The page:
Within manufacturing, the explanation is the collapse in labour costs, which comprise three quarters of all costs in the sector. (A single company will not notice how important labour costs are, because it buys in so many components. But those components also include a labour cost.) The CBI pay databank shows that pay settlements fell to 2.8 per cent in manufacturing in the fourth quarter. Even the rise over the year in average earnings - which always declines more slowly than settlements because it embraces everyone, including those who settled for higher levels six months ago - is down to 5 per cent and is still falling.
Businesses have also been shedding labour, producing the same output with fewer people. This rise in productivity - output per head in manufacturing grew by 5.2 per cent over the year to November - has meant that there is now effectively no rise in the labour cost per unit of output in manufacturing. Total costs in manufacturing may be rising by as little as 2 per cent. In this context, the surprise is that factory gate prices have not slowed down more. The rise over the year to January was 3.5 per cent, allowing some rebuilding of profit margins.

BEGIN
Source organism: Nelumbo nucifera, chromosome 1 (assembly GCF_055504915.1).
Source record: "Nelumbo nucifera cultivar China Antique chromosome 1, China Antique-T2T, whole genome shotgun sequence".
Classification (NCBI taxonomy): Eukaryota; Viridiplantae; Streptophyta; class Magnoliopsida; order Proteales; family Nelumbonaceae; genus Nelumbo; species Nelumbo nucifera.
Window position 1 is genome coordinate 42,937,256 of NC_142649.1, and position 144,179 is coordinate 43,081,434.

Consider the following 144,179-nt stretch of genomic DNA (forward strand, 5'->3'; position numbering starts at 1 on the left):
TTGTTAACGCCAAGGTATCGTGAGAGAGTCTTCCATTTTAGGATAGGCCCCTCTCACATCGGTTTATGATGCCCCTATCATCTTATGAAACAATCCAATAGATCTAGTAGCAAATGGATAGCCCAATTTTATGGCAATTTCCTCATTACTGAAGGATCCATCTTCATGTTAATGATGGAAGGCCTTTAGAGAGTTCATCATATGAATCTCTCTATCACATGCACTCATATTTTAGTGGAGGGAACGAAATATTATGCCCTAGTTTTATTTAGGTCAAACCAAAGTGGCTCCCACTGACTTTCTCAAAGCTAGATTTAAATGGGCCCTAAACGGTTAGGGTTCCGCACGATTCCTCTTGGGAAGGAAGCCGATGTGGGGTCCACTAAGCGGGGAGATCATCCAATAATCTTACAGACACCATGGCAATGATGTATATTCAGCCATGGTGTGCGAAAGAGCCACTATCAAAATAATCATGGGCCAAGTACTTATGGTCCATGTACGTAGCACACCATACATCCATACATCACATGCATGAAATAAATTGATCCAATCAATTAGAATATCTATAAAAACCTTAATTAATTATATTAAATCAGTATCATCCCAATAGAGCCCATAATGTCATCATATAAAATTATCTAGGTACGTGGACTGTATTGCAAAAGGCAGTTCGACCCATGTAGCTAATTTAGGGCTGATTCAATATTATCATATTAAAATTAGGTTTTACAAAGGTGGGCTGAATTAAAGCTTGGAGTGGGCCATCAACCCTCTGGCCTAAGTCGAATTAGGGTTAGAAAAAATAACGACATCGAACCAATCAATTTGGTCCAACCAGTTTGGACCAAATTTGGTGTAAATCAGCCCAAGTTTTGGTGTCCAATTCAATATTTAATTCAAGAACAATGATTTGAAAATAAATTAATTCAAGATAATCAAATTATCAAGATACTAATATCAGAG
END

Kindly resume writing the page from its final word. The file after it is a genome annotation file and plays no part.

Manufacturers are only part of the story. Many imports go straight to wholesalers and thence to the consumer. Here the cost rise is clearly feeding through: list prices for cars and other imported durables are rising. Retailers selling a high proportion of imports - like the electrical goods stores - have been complaining. But the impact of picky consumers is containing the overall effect.